Flu season is a doozy. And it seems that the strains this year are harder than ever to kick! That means a lingering cough, nasal tone and not enough rest can really impact how you communicate in your next meeting. While it would be nice to reschedule, sometimes that’s just not possible.
If you’re battling symptoms while presenting (hopefully at least no longer contagious), here are a few recommendations beyond, “drink lots of water:”
Do not start the talk by saying “Sorry, I feel sick.”I realize it’s tempting to introduce yourself this way. Doing so is a bit like saying you feel nervous: it’s successful in garnering audience empathy, but unsuccessful in convincing them of your message. You don’t want people focused on your cough rather than your message.
Be aware of the fact that due to congestion, you can no longer accurately gauge your volume. Before your talk, have someone (a friend, conference volunteer, whomever) head to the back of the room. Keep decreasing your volume until they can no longer hear you. Take a mental note of that volume and always try to exceed it. Feel free to play with variations, too, i.e. “Do I sound excited enough?”
Time how long you can maintain energy. If you can’t go 15 minutes without coughing, plan some sort of break every ten minutes: a video clip, audience interaction, even an actual break. If you’re wearing a mic, remember to switch it off for a second, cough, then turn it back on.
Finish early. I have never, ever heard someone complain about a talk going short. It will probably make you feel better, too.
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Ever get into the rut of doing what you’ve always done because it’s comfortable – or because it’s the way it’s always been done? I’m talking about presentations – specifically the ones where you use PowerPoint. We were reminded of this when a client recently shared that he led a … Continue reading →
If there were Survivor for words, I’d vote off “literally.” It’s inserted into sentences for no real reason. Consider: I am literally the hungriest person in the world right now. I am literally going to break this printer in a minute. The coffee machine is literally the slowest thing on … Continue reading →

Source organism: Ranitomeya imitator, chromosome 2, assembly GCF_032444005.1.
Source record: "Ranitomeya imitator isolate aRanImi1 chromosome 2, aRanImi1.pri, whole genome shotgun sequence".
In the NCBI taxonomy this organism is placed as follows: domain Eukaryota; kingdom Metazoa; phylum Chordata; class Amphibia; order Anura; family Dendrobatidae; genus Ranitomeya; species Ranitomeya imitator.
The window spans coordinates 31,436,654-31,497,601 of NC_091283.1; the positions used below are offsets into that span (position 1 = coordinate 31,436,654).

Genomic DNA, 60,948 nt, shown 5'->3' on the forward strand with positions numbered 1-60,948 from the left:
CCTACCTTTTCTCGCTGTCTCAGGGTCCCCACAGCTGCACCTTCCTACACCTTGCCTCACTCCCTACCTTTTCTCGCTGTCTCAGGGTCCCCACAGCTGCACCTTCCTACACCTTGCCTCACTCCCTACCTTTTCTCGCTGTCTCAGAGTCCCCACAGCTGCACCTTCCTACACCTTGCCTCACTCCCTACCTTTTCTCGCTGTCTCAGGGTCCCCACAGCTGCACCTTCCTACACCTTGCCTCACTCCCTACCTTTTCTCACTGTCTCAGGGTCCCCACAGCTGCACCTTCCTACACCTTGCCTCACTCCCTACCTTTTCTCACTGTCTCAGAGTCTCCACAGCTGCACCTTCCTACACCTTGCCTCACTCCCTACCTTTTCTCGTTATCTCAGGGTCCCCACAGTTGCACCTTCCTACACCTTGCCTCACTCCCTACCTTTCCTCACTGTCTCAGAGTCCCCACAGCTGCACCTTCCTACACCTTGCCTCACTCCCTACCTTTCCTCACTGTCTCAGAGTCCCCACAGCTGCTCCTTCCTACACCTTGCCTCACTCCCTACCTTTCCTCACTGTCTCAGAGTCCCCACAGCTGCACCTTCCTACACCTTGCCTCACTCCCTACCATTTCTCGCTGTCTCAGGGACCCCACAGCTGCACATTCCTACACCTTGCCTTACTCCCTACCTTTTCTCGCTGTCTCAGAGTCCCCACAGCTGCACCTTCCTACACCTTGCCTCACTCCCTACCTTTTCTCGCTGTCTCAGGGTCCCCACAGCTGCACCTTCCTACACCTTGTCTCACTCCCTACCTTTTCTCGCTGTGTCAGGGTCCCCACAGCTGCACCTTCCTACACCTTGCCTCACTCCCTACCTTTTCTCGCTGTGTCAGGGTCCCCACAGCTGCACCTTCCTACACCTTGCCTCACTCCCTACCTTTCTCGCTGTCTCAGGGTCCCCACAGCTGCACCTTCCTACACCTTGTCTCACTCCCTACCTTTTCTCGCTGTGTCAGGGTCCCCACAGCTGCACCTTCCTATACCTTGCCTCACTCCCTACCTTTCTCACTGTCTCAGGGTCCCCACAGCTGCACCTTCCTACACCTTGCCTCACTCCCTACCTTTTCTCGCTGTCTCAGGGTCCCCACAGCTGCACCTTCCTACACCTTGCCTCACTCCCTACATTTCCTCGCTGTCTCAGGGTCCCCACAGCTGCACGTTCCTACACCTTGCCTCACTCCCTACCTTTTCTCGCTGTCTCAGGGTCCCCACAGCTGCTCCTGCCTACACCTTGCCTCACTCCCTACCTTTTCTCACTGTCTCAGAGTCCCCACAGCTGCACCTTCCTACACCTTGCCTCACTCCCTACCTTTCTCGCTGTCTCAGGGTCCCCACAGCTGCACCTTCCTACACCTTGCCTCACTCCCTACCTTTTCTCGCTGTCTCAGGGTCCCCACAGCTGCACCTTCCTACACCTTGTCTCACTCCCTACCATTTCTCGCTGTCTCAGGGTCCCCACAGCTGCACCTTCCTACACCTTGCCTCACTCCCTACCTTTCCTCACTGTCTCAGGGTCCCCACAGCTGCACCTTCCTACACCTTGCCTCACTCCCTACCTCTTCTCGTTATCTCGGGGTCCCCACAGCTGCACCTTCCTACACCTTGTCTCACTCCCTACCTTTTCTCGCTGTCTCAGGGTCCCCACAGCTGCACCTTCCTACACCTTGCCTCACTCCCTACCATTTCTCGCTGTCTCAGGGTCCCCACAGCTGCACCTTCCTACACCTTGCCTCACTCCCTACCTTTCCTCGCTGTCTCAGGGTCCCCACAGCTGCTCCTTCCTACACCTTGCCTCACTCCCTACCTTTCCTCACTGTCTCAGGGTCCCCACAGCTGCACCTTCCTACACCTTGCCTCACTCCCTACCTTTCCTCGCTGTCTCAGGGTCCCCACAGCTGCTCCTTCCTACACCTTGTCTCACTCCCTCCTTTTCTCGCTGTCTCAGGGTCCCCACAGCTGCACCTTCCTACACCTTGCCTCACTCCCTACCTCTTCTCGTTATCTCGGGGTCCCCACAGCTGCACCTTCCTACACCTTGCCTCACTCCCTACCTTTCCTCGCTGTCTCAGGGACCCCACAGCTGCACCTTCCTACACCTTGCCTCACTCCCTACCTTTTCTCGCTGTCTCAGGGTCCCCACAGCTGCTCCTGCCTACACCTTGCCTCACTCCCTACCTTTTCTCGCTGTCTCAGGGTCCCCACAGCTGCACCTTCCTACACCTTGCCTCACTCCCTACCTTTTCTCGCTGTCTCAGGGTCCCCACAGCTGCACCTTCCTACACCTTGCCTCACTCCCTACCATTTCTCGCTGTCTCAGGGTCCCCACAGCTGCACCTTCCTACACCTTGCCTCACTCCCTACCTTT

A few weeks back I had to fend off cold/migraine as I gutted my way through a lengthy presentation. It would have been nice to reschedule. Sometimes that’s just not possible. You, too, may find yourself having to battle your symptoms while presenting. Beyond “drink lots of fluids,” here are … Continue reading →
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Dan Heath has done a fantastic job putting together a series of vignettes on stickiness. Watch this clip on presentations that stick. Let me add on to Dan’s 3 tips with a few examples we’ve seen in our programs recently: 1. Be Simple: Force yourself to prioritize. Boil down your message … Continue reading →
A cute white puffy cloud – like the kind you used to draw next to the smiling sun in Kindergarten. But rather than find it on your child’s artwork, these days you’re more likely to see it right smack dab in the middle of an insanely complex technical diagram (the … Continue reading →
Meg Whitman just debated Steve Poizner for the Republican Gubernatorial nomination. It was interesting, but not as interesting as looking at where Meg Whitman might go – if she can communicate. First the debate: Meg did well, but Steve probably did better if this was an equal contest. But it … Continue reading →
Did some work early this month with a client for their new hire training. When we introduce our methodology for developing content, we use the Decker Grid and SHARPs. We’ve talked about our SHARPs before: Stories, Humor, Analogies, References/Quotes and Pictures/Visuals. They’re a handful of tools to help make your … Continue reading →